Whether oral fluid should replace urine as the gold standard to assess medication compliance is an ongoing debate. This topic was discussed, among other places, in a recent article and at the 2018 AACC annual meeting.1 At the annual meeting, Dr. Athena Petrides and I took opposite stances, one illustrating the superiority of oral fluid and the other claiming that urine should remain the leader. Although the audience did not officially vote on the 'winner', the questions and comments suggested a tie.

Can drug properties predict which drugs will be detected well in oral fluid and guide selection of a matrix? Oral fluid has a pH of approximately 6.0-6.5 therefore weak bases such as 6-acetylmorphine (6-AM; the unique heroin metabolite) should ionize and become trapped. However, heavily glucuronidated drugs such as oxymorphone should not cross into oral fluid. Our study has shown that drug properties are helpful to guide decision-making.2

Oral fluid is superior. Have you looked at your urine creatinine concentrations and seen a bimodal peak suggesting dilute/adulterated urines? If yes, you may want to use oral fluid. Oral fluid allows observed collections. It is also more convenient for the patients especially if they cannot provide urine or need to travel to another location to provide the specimen. Furthermore, oral fluid is more reflective of blood/therapeutic concentrations. For those of you concerned about cost, oral fluid allows you to eliminate adulteration testing saving both time and money. When we polled the audience at the annual meeting, 48% of sites measure urine temperature at the time of collection, 61% perform creatinine and/or specific gravity and 23% perform nitrites and/or oxidant testing. Finally, oral fluid detects drugs of abuse well. The detection rate of 6-AM2 and amphetamine (unpublished data) is higher in oral fluid. Are those drugs important for you to detect?

No, urine is superior. We have more experience with urine and scientific guidelines state that urine is the gold standard until proven otherwise.3 The windows of the detection in urine are more well-defined and clinicians are less likely to miss remote drug use. Furthermore, oral fluid collection devices are fraught with headaches. Training clinicians and validating the device can be laborious. There may be issues with inadequate sample volumes especially in patients with xerostomia (a side effect of some medications). Despite the opinion of 17% of our audience at the annual meeting, buccal contamination or other interferents/adulterants are possible with oral fluid. Importantly, both parent drugs and metabolites can be detected in urine allowing better assessment of compliance. In our study, many drugs were preferentially detected in urine; 7-aminoclonazepam, lorazepam, oxazepam, oxymorphone, hydromorphone.2 Our unpublished data also suggest that detection of buprenorphine and cocaine is superior in urine. Take that oral fluid!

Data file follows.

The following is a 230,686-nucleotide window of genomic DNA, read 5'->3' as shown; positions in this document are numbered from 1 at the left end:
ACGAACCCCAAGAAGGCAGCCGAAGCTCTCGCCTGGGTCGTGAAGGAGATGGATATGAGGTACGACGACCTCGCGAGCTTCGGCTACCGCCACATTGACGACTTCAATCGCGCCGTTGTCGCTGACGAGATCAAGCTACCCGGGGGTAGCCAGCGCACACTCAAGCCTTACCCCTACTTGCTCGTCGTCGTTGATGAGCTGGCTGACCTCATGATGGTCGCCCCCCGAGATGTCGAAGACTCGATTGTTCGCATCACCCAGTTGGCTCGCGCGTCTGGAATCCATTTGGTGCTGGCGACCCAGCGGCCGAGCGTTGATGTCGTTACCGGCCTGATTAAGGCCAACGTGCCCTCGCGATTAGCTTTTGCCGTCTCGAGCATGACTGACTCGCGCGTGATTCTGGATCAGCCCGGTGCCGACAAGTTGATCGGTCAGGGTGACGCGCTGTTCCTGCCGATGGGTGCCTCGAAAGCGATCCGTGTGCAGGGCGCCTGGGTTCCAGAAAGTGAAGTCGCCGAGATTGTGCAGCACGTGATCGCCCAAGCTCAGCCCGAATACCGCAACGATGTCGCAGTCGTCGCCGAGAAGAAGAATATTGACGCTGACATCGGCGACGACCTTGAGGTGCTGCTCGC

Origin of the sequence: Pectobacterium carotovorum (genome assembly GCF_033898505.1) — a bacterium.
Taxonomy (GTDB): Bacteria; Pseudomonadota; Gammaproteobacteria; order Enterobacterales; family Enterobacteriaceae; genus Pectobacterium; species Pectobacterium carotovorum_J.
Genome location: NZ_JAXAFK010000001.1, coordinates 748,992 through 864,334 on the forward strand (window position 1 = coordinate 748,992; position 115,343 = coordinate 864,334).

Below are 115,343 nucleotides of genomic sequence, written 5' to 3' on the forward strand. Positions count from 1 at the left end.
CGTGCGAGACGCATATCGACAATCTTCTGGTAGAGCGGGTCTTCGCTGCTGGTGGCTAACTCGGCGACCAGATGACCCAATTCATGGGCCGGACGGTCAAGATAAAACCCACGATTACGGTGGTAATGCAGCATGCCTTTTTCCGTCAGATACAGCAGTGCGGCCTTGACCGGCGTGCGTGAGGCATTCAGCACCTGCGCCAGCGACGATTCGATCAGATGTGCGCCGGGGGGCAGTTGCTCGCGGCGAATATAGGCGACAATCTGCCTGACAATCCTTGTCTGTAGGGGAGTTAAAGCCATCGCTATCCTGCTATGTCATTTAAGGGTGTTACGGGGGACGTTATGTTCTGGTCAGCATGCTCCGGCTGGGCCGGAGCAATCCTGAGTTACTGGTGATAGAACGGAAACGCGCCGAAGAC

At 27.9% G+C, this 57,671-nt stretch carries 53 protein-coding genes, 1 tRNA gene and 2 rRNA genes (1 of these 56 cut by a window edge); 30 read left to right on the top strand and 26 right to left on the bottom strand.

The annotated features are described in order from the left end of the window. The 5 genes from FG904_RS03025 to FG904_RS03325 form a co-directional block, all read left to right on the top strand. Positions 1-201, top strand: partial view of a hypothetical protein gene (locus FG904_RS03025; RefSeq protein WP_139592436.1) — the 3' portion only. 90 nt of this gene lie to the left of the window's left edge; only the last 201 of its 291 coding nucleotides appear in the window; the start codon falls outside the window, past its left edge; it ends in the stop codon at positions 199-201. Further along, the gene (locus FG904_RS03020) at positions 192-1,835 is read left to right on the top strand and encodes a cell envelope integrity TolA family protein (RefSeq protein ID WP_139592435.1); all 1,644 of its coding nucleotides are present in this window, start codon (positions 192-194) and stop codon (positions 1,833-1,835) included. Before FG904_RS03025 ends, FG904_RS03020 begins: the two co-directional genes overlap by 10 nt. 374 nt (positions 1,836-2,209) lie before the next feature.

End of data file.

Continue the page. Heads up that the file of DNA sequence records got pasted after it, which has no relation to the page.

Other interesting points were raised at the annual meeting and in our Clinical Chemistry article.1 One was the utility of blood as opposed to either urine or oral fluid. Although it is more invasive to collect, blood avoids buccal contamination and windows of detection are similar to oral fluid. The preferred matrix for workplace drug testing, in which the employee should be negative for drugs, was also discussed. The availability of negative synthetic urine and ease with which employees can 'beat the system' when the collections are not observed has pushed this testing area towards oral fluid.

Reflective of our lack of consensus in the urine vs. oral fluid debate and as stated in a recent white paper “the most important challenge in drug testing is not to identify every drug that we are technologically capable of detecting, but to do medically necessary and accurate testing for those drugs that are most likely to impact clinical decisions”.4 We suspect the patient population and clinical needs will drive the decision between oral fluid, urine or even other matrices and the limitations of the chosen matrix will need to be communicated and addressed. Is it time for you to make a change to your drug testing algorithm to assess compliance?


  1. Melanson SEF, Clarke WA, Fragoza K, Gilligan C, Holdren R, Jannetto PJ, Magnani B, Moore C. Debates in pain management testing. Clinical Chemistry, 2018;64:769-776.
  2. Petrides AK, Melanson SEF, Kantartjis M, Le RD, Demetriou CA, Flood JG. Monitoring Opioid and Benzodiazepine Use and Abuse: Is Oral Fluid or Urine the Preferred Specimen Type? Clin Chim Acta, 2018;481:75-82.
  3. Jannetto PJ, Bratanow N, Clark WA, Hamill-Ruth RJ, Hammett-Stabler CA, Huestis MA, Kassed CA, McMillin GA, Melanson SE, Langman LJ. Executive Summary AACC LMPG: Using Clinical Laboratory Tests to Monitor Drug Therapy in Pain Management Patients. J Applied Lab Med, 2018;2:489-526.
  4. https://www.asam.org/docs/default-source/public-policy-statements/drug-testing-a-white-paper-by-asam.pdf